Why Aren’t Contracts for Deed More Popular?

With interest rates in the toilet and the stock market having already almost doubled from its 2009 low, you’d think that there’d be more takers for contracts for deed.

An alternative to bank-financed mortgages, they allow Buyers with tarnished (or too-brief) credit histories to buy, and Sellers to sell and earn 5% – 6% on their money.

The caveat? 

The Seller receives regular monthly payments rather than a lump sum.

Stumbling Blocks

That works if the Seller owns the house free and clear, and would otherwise be putting their sales proceeds into a low-yielding investment.

However, if they plan to use the lump sum for something else — like to buy another property — the CD option doesn’t work.

A CD also doesn’t work if the the Buyer can’t come up with a significant down payment.

That’s because if the Buyer stops making payments, the Seller gets the property back — perhaps not in such great shape and/or in a punk housing market.

To compensate for those twin risks, Sellers rightfully demand a hefty downpayment — often in excess of 10%.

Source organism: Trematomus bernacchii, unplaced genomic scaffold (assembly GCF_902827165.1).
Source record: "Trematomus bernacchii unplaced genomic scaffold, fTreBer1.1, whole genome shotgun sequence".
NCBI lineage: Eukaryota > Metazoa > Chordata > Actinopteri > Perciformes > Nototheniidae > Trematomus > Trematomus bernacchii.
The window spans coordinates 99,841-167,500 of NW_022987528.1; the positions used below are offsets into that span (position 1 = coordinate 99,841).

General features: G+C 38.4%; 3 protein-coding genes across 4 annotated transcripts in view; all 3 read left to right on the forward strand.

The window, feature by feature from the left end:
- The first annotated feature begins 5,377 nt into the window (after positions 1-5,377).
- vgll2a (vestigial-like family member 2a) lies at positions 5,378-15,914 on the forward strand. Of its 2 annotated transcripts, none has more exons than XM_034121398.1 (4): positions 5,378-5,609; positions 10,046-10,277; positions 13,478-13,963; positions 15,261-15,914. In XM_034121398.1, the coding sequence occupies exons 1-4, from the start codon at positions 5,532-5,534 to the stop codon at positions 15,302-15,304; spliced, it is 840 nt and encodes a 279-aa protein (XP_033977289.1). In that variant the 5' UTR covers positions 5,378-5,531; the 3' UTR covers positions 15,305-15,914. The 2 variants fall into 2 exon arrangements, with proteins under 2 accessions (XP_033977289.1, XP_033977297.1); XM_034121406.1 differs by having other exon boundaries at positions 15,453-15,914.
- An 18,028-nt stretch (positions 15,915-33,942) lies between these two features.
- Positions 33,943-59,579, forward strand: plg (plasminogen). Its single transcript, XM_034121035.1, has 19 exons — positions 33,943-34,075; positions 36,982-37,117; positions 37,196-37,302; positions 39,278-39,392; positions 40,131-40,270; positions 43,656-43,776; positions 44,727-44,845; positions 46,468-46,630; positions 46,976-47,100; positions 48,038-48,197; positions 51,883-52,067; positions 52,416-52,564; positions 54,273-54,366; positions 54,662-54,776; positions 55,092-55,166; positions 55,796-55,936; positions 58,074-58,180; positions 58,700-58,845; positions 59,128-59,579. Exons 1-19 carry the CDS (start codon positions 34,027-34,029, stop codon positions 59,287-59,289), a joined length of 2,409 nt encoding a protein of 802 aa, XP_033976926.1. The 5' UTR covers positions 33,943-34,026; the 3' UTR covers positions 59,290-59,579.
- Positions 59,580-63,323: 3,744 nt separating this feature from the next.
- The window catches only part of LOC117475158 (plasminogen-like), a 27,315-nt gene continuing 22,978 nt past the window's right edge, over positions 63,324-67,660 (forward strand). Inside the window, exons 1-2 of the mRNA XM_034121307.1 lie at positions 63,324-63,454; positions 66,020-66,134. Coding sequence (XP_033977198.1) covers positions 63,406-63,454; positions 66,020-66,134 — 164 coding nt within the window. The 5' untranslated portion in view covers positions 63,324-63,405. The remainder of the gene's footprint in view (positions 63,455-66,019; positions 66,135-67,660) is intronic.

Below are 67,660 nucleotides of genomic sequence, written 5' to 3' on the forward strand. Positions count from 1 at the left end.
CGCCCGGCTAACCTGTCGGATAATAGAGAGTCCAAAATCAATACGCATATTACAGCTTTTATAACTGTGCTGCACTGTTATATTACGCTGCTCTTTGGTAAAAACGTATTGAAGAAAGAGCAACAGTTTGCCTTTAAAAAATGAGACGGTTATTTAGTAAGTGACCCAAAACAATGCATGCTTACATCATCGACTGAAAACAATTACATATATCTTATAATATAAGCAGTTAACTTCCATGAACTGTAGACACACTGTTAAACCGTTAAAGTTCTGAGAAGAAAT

Cue:  The Parents

So, where does that money most often come from?

Drum roll, please .  . . . the parents.

I heard a presentation on contracts for deed today where the speaker noted that many parents think nothing of paying for a wedding (ave cost:  $30,000), but balk at applying the same amount towards a house down payment.

“Given that 50% of marriages fail, but only 10% of CD’s default,” he continued, “the contract for deed would appear to be the safer bet.”

P.S.:  So, how many Twin Cities homes now sell with contracts for deed?  Extrapolating from Edina Realty’s numbers, about 2% — up from 1% last year.

About the author

Ross Kaplan has 19+ years experience selling real estate all over the Twin Cities. He is also a 12-time consecutive "Super Real Estate Agent," as determined by Mpls. - St. Paul Magazine and Twin Cities Business Magazine. Prior to becoming a Realtor, Ross was an attorney (corporate law), CPA, and entrepreneur. He holds an economics degree from Stanford.

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